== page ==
smithi at nimnet.asn.au
Tue Jun 17 06:12:46 UTC 2014
On Mon, 16 Jun 2014 16:36:42 +0200, CeDeROM wrote:
> One application that I am porting needs to know the power supply
> information from the system. I thought using SYSCTL + ACPI would be
> the simplest and elegant way. But, I found out that information on the
> power supply is only available on the laptop machines, while on the
> desktop machines it does not apply. According to the "man acpi", the
> "hw.acpi.acline" oid tells the AC line state, so I guess desktop
> should always tell 1, but there is no such oid on my desktop..
> Is this a bug or feature? :-)
Definitely a feature. The absence of this OID is a sure way to tell if
the machine you're talking to - which may be remote, so you may not know
how it's being powered - is or is not (capable of) running on battery.
> How can I tell the power source on my FreeBSD (i.e. AC, Battery, UPS)?
> man acpi:
> AC line state (1 means online, 0 means on battery power).
> root at hexagon:~ # sysctl hw.acpi.acline
> sysctl: unknown oid 'hw.acpi.acline': No such file or directory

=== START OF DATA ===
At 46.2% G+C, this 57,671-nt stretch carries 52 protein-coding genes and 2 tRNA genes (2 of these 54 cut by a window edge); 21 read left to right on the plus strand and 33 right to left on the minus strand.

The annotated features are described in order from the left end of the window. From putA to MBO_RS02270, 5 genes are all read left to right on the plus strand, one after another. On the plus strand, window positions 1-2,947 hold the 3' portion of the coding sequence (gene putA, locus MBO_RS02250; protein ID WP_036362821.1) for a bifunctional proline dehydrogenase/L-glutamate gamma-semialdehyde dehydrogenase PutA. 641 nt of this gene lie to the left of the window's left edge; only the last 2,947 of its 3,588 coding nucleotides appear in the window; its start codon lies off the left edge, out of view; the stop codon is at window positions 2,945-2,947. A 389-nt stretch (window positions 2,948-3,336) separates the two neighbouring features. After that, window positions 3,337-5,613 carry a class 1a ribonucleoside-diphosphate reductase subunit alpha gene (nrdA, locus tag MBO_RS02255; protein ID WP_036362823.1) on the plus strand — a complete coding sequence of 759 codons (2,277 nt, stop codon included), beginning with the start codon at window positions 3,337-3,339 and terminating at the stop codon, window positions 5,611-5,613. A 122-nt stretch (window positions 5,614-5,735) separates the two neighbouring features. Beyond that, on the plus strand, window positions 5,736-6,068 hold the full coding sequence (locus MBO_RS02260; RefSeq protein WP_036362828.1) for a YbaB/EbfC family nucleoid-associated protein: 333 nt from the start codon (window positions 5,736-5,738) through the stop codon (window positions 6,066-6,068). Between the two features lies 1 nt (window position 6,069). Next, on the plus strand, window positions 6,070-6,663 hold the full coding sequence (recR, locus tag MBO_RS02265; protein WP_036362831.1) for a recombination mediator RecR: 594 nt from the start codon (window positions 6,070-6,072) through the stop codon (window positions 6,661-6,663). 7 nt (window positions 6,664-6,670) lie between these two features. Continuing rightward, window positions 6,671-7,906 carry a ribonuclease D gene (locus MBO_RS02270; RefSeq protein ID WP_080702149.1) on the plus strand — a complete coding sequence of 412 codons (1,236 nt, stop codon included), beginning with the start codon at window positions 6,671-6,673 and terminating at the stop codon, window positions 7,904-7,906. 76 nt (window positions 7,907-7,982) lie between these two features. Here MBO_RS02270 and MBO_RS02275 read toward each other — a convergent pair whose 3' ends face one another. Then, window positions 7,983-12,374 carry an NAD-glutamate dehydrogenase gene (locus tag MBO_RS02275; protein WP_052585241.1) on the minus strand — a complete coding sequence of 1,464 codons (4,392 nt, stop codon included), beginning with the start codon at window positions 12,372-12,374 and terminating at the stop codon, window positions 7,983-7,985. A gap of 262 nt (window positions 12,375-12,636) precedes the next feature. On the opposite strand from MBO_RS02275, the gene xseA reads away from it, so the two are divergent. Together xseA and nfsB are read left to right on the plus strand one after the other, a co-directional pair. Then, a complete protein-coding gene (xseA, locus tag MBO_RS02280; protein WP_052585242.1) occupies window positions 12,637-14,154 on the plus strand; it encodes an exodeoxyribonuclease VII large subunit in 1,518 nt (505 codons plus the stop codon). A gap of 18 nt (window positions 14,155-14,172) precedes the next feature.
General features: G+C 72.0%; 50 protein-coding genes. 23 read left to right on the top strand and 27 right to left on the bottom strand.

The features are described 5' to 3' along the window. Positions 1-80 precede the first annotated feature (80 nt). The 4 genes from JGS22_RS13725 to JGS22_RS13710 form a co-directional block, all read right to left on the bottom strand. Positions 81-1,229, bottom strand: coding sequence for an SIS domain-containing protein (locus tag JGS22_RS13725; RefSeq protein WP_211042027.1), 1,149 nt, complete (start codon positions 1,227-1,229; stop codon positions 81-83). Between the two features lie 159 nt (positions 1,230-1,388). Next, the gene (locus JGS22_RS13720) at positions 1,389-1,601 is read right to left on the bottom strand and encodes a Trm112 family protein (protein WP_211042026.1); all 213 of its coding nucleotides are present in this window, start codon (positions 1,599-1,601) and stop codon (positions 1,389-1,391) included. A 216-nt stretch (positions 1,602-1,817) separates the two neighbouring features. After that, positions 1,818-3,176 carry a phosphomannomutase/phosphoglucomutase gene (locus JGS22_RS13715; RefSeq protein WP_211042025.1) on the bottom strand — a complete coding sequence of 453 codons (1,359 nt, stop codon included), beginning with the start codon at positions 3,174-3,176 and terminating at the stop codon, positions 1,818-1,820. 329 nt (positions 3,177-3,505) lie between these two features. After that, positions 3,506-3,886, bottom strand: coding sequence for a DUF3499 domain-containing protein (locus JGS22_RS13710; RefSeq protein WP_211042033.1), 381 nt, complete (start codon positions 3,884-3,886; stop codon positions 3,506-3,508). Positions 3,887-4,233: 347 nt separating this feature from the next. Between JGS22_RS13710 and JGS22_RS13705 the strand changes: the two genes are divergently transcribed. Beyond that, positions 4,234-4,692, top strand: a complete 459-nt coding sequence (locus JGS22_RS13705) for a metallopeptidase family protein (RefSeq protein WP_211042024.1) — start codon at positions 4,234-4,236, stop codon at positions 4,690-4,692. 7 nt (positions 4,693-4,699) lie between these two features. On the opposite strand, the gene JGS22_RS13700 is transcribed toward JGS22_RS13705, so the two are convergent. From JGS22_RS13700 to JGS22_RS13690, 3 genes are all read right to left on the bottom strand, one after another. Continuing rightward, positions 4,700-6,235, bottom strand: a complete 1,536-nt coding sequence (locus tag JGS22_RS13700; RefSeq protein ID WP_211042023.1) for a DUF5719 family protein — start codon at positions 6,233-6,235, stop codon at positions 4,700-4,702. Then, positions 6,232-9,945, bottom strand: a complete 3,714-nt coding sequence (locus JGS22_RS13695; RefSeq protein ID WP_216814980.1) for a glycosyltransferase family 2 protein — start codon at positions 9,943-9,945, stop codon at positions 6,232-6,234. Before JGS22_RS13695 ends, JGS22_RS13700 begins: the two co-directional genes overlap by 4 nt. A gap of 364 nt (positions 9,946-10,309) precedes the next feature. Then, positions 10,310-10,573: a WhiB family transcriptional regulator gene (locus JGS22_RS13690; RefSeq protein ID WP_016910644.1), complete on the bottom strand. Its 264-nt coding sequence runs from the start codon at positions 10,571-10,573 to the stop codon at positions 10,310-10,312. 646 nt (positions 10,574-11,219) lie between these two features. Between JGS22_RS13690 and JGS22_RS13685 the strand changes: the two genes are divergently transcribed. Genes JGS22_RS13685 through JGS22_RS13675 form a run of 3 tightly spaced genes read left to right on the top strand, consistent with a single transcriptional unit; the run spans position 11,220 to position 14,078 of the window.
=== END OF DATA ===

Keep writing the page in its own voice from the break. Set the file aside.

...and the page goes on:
So this is an AC powered machine. And it is, most certainly, ON.
Perhaps what you need to do is fit one of these to your machine:
DED (pronounced "dead") (dark emitting diode) A variation of LED
technology used exclusively by the CIA for clandestine equipment.
Also popular as power-off indicators.
You could also add a DDR (dark dependant resistor) circuit to ring a
bell whenever the DED is emitting, just to be sure it really is OFF.
You should probably avoid using the new super-dark DEDs or you may find
your room plunged into impenetrable darkness whenever power goes off.
Seriously for a moment: if you do have a UPS you'll need to interrogate
the UPS software - which varies for different brands of UPS so can't be
integrated with the BIOS/ACPI - for its state, as David mentioned.
More information about the freebsd-acpi